Should Pakistanis boycott American, Israeli products?
Amid mass protests against Israeli war crimes in Gaza, drives to boycott US and Israeli products are also gaining traction in many countries including Pakistan
Updated Wednesday Dec 06 2023
Uswah Zahid, 25, has decided to never buy anything from foreign brands that have an association with Israel or the US no matter how many discounts they offer or how little of an impact it creates on their economy.
Zahid has been boycotting Western food outlets for a month now. Other than that, she is also avoiding buying skincare, makeup and other products that majorly contribute to Israel's genocide to “play no role” in the ethnic cleansing of Palestinians and the killing of innocent lives.
Following Israel's latest attack on Gaza, which has already suffered immensely due to decades of violence and oppression, a powerful and somewhat controversial tool has emerged — the boycott. It aims to cripple Israeli-owned and other companies that support Israel, and thus, force an end to the attack.
While hundreds of thousands across the world protest Israel's actions in Gaza, boycott movements continue to gain momentum in different countries, including in Pakistan.
From the origins of the boycott movement to the challenges it poses, Geo.tv explores the voices of various stakeholders, seeking to answer pressing questions: Can boycotts be an effective catalyst for change, or do they harm Pakistan’s economy? What are the potential consequences for the people caught in the crossfire?
What is BDS?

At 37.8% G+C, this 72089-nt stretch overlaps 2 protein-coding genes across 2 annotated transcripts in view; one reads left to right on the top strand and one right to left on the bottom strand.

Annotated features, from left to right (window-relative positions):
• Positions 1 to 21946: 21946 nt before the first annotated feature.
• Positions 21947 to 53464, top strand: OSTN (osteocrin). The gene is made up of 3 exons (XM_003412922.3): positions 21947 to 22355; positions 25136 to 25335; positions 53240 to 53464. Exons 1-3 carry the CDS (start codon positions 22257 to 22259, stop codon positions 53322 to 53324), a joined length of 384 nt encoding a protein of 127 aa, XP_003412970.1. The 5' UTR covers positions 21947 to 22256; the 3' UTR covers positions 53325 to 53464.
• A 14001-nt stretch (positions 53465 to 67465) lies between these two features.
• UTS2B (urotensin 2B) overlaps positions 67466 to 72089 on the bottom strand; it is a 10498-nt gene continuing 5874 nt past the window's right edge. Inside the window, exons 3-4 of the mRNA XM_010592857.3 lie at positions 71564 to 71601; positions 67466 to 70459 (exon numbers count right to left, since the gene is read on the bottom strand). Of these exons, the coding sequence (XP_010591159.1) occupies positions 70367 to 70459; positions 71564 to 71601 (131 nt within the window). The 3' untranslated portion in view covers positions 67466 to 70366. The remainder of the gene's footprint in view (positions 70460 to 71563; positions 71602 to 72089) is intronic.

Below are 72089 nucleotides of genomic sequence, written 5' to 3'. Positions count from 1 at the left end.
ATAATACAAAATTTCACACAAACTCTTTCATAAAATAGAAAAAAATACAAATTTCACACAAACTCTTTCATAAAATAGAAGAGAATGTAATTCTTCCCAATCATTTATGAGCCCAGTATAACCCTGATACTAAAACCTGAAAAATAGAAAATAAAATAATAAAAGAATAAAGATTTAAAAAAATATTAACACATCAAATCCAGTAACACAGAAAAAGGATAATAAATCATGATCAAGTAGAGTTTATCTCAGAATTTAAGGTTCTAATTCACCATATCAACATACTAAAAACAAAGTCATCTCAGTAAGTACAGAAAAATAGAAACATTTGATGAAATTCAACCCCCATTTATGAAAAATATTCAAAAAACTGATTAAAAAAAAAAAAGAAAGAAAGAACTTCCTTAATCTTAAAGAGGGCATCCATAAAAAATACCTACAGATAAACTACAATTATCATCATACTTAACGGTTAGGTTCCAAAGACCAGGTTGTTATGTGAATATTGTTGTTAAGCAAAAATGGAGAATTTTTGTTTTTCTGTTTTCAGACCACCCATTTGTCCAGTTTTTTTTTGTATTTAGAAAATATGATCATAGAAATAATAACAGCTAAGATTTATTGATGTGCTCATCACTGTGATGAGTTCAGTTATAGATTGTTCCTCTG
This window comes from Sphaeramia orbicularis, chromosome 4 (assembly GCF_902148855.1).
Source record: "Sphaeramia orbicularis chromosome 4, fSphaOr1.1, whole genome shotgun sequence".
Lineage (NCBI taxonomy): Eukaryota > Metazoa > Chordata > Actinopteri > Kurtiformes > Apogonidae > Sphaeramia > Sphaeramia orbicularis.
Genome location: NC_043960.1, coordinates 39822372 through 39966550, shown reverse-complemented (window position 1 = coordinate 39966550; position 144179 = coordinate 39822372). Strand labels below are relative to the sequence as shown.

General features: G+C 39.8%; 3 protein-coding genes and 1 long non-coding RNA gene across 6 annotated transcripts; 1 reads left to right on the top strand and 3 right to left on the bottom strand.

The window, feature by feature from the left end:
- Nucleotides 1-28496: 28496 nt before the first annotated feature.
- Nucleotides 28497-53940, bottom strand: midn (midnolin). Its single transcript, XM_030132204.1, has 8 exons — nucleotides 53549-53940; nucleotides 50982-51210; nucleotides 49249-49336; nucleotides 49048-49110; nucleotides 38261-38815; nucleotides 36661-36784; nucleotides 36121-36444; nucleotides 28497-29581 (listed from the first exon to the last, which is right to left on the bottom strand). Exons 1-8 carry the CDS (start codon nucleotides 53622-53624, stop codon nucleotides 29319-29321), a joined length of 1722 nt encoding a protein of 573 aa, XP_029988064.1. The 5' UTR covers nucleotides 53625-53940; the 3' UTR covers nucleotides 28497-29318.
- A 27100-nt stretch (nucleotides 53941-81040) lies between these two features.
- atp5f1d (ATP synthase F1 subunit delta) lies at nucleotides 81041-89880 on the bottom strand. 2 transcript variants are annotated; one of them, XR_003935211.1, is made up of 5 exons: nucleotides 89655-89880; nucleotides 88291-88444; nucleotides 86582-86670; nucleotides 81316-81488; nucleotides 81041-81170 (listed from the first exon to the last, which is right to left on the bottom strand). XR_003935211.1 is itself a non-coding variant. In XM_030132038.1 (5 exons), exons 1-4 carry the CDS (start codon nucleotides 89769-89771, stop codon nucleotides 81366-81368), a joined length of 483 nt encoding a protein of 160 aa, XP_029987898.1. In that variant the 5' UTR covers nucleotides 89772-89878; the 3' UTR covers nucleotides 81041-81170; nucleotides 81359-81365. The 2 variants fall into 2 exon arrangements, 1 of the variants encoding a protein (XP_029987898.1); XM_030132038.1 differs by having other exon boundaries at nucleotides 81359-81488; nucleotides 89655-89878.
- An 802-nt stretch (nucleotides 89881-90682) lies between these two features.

While people have been boycotting on an individual level, the most organised and widespread example of such a campaign is the Boycott, Divestment, Sanctions (BDS) movement started by 170 Palestinian organisations in 2005.
The movement was inspired by a similar one against apartheid in South Africa and calls for actions to pressure Israel into complying with international law.
These actions include boycotting the Israeli government, complicit sporting, cultural and academic institutions and Israeli and international companies supporting violence against Palestinians; withdrawing investments from Israel and all companies supporting the violence; and pressuring governments to end trade agreements and impose sanctions on Israel so it is forced to comply with international laws. The movement’s website features a list of companies that it urges people to boycott.
The BDS movement lists three demands for Israel on its website — end occupation and colonisation of all Arab lands, including Gaza, East Jerusalem and the Syrian Golan Heights, and dismantle the Apartheid wall — over 700 kilometres wall that stretches along part of the occupied West Bank; recognise the fundamental rights of the Arab-Palestinian citizens of Israel to full equality; and protect and promote the rights of Palestinian refugees to return to their homes and properties per the United Nations resolution.
Boycott movement in Pakistan
Pakistan is already one of the 27 countries that never had diplomatic relations with Israel. It also does not recognise Israeli statehood. Following the events of October 7, calls to boycott products of specific companies considered to be supporting Israel started emerging on social media.
One post, in particular, about McDonald’s was widely circulated. The company’s franchises in Israel announced free meals for soldiers. This elicited widespread condemnation on social media and franchises in other countries quickly distanced themselves, and even announced donations to organisations supporting Palestinians.
McDonald’s Pakistan released a statement announcing a donation of Rs10 million through the Edhi Foundation. It also stated that it was a “wholly Pakistani entity owned and managed by SIZA Foods (Pvt) Ltd” and rejected “any claims questioning our Pakistani identity”. The statement also said the company’s devotion was reflected in its contribution to Pakistan’s economy, job creation and fostering of local businesses.
McDonald’s Pakistan later also shared a detailed statement, addressing questions about its ownership and stance on the matter.
It was also claimed on social media that Imtiaz Super Stores — known as Pakistan’s Walmart — has removed certain foreign brands from its shelves. However, a visit to a couple of the stores showed that nothing had been removed.